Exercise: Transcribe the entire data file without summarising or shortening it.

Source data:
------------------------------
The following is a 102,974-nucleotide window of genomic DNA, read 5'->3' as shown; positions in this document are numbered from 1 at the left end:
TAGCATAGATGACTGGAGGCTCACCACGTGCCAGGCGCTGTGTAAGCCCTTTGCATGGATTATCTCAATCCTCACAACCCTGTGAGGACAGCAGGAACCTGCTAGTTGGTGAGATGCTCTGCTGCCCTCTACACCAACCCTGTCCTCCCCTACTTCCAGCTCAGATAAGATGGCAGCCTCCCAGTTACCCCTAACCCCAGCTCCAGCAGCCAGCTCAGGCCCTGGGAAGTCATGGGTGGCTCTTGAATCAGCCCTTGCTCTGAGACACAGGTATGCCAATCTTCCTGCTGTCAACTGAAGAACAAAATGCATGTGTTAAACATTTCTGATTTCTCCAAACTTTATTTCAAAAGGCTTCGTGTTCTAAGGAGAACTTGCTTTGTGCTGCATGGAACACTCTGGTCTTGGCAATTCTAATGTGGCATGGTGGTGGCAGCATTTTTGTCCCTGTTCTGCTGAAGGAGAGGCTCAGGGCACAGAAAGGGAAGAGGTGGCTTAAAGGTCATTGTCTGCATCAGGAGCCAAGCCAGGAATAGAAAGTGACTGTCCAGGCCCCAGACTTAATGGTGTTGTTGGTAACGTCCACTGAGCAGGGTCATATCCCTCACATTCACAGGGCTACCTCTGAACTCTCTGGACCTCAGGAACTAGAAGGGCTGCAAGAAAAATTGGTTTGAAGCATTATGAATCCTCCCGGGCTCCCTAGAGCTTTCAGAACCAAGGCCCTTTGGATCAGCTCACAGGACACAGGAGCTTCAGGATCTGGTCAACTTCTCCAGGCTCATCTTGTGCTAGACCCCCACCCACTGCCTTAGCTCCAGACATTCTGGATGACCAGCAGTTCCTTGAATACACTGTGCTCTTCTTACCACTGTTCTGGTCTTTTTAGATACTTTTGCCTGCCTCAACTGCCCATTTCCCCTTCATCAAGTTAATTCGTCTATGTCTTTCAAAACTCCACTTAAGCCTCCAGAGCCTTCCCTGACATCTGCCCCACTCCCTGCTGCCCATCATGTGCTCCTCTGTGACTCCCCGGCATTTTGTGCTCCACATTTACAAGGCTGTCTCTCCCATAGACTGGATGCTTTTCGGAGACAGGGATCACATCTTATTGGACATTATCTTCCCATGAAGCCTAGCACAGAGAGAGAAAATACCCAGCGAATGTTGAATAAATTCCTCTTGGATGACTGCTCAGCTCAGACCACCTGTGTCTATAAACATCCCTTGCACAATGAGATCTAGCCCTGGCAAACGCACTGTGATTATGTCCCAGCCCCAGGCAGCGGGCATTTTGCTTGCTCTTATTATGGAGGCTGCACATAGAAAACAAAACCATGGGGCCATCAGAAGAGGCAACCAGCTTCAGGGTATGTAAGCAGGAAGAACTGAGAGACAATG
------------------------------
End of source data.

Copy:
The following is a 102,974-nucleotide window of genomic DNA, read 5'->3' as shown; positions in this document are numbered from 1 at the left end:
TAGCATAGATGACTGGAGGCTCACCACGTGCCAGGCGCTGTGTAAGCCCTTTGCATGGATTATCTCAATCCTCACAACCCTGTGAGGACAGCAGGAACCTGCTAGTTGGTGAGATGCTCTGCTGCCCTCTACACCAACCCTGTCCTCCCCTACTTCCAGCTCAGATAAGATGGCAGCCTCCCAGTTACCCCTAACCCCAGCTCCAGCAGCCAGCTCAGGCCCTGGGAAGTCATGGGTGGCTCTTGAATCAGCCCTTGCTCTGAGACACAGGTATGCCAATCTTCCTGCTGTCAACTGAAGAACAAAATGCATGTGTTAAACATTTCTGATTTCTCCAAACTTTATTTCAAAAGGCTTCGTGTTCTAAGGAGAACTTGCTTTGTGCTGCATGGAACACTCTGGTCTTGGCAATTCTAATGTGGCATGGTGGTGGCAGCATTTTTGTCCCTGTTCTGCTGAAGGAGAGGCTCAGGGCACAGAAAGGGAAGAGGTGGCTTAAAGGTCATTGTCTGCATCAGGAGCCAAGCCAGGAATAGAAAGTGACTGTCCAGGCCCCAGACTTAATGGTGTTGTTGGTAACGTCCACTGAGCAGGGTCATATCCCTCACATTCACAGGGCTACCTCTGAACTCTCTGGACCTCAGGAACTAGAAGGGCTGCAAGAAAAATTGGTTTGAAGCATTATGAATCCTCCCGGGCTCCCTAGAGCTTTCAGAACCAAGGCCCTTTGGATCAGCTCACAGGACACAGGAGCTTCAGGATCTGGTCAACTTCTCCAGGCTCATCTTGTGCTAGACCCCCACCCACTGCCTTAGCTCCAGACATTCTGGATGACCAGCAGTTCCTTGAATACACTGTGCTCTTCTTACCACTGTTCTGGTCTTTTTAGATACTTTTGCCTGCCTCAACTGCCCATTTCCCCTTCATCAAGTTAATTCGTCTATGTCTTTCAAAACTCCACTTAAGCCTCCAGAGCCTTCCCTGACATCTGCCCCACTCCCTGCTGCCCATCATGTGCTCCTCTGTGACTCCCCGGCATTTTGTGCTCCACATTTACAAGGCTGTCTCTCCCATAGACTGGATGCTTTTCGGAGACAGGGATCACATCTTATTGGACATTATCTTCCCATGAAGCCTAGCACAGAGAGAGAAAATACCCAGCGAATGTTGAATAAATTCCTCTTGGATGACTGCTCAGCTCAGACCACCTGTGTCTATAAACATCCCTTGCACAATGAGATCTAGCCCTGGCAAACGCACTGTGATTATGTCCCAGCCCCAGGCAGCGGGCATTTTGCTTGCTCTTATTATGGAGGCTGCACATAGAAAACAAAACCATGGGGCCATCAGAAGAGGCAACCAGCTTCAGGGTATGTAAGCAGGAAGAACTGAGAGACAATG